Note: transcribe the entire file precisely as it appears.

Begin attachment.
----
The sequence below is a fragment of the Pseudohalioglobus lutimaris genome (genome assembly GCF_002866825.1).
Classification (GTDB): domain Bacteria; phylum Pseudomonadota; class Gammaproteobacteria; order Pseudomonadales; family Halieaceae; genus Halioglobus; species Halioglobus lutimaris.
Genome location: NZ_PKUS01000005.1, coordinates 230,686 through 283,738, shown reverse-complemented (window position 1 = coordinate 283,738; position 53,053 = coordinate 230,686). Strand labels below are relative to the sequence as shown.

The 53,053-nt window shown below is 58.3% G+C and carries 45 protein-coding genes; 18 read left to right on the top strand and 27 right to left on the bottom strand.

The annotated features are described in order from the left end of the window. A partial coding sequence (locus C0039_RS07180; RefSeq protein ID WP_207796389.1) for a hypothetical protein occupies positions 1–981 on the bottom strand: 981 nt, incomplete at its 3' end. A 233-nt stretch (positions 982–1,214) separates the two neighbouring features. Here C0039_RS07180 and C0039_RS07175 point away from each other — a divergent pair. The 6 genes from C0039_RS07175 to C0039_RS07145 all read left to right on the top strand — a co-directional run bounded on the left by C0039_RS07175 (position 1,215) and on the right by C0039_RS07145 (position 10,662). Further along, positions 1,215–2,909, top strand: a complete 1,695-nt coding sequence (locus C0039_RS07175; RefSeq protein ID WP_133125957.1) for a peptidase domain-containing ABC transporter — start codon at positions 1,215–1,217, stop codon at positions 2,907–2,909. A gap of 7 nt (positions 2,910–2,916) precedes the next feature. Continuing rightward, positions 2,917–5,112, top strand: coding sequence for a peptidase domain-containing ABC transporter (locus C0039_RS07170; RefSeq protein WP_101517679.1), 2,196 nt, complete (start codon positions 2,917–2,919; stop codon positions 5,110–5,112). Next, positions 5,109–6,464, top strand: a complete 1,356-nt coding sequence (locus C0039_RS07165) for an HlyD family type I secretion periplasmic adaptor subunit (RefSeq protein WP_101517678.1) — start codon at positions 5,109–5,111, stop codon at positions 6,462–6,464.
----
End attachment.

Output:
The sequence below is a fragment of the Pseudohalioglobus lutimaris genome (genome assembly GCF_002866825.1).
Classification (GTDB): domain Bacteria; phylum Pseudomonadota; class Gammaproteobacteria; order Pseudomonadales; family Halieaceae; genus Halioglobus; species Halioglobus lutimaris.
Genome location: NZ_PKUS01000005.1, coordinates 230,686 through 283,738, shown reverse-complemented (window position 1 = coordinate 283,738; position 53,053 = coordinate 230,686). Strand labels below are relative to the sequence as shown.

The 53,053-nt window shown below is 58.3% G+C and carries 45 protein-coding genes; 18 read left to right on the top strand and 27 right to left on the bottom strand.

The annotated features are described in order from the left end of the window. A partial coding sequence (locus C0039_RS07180; RefSeq protein ID WP_207796389.1) for a hypothetical protein occupies positions 1–981 on the bottom strand: 981 nt, incomplete at its 3' end. A 233-nt stretch (positions 982–1,214) separates the two neighbouring features. Here C0039_RS07180 and C0039_RS07175 point away from each other — a divergent pair. The 6 genes from C0039_RS07175 to C0039_RS07145 all read left to right on the top strand — a co-directional run bounded on the left by C0039_RS07175 (position 1,215) and on the right by C0039_RS07145 (position 10,662). Further along, positions 1,215–2,909, top strand: a complete 1,695-nt coding sequence (locus C0039_RS07175; RefSeq protein ID WP_133125957.1) for a peptidase domain-containing ABC transporter — start codon at positions 1,215–1,217, stop codon at positions 2,907–2,909. A gap of 7 nt (positions 2,910–2,916) precedes the next feature. Continuing rightward, positions 2,917–5,112, top strand: coding sequence for a peptidase domain-containing ABC transporter (locus C0039_RS07170; RefSeq protein WP_101517679.1), 2,196 nt, complete (start codon positions 2,917–2,919; stop codon positions 5,110–5,112). Next, positions 5,109–6,464, top strand: a complete 1,356-nt coding sequence (locus C0039_RS07165) for an HlyD family type I secretion periplasmic adaptor subunit (RefSeq protein WP_101517678.1) — start codon at positions 5,109–5,111, stop codon at positions 6,462–6,464.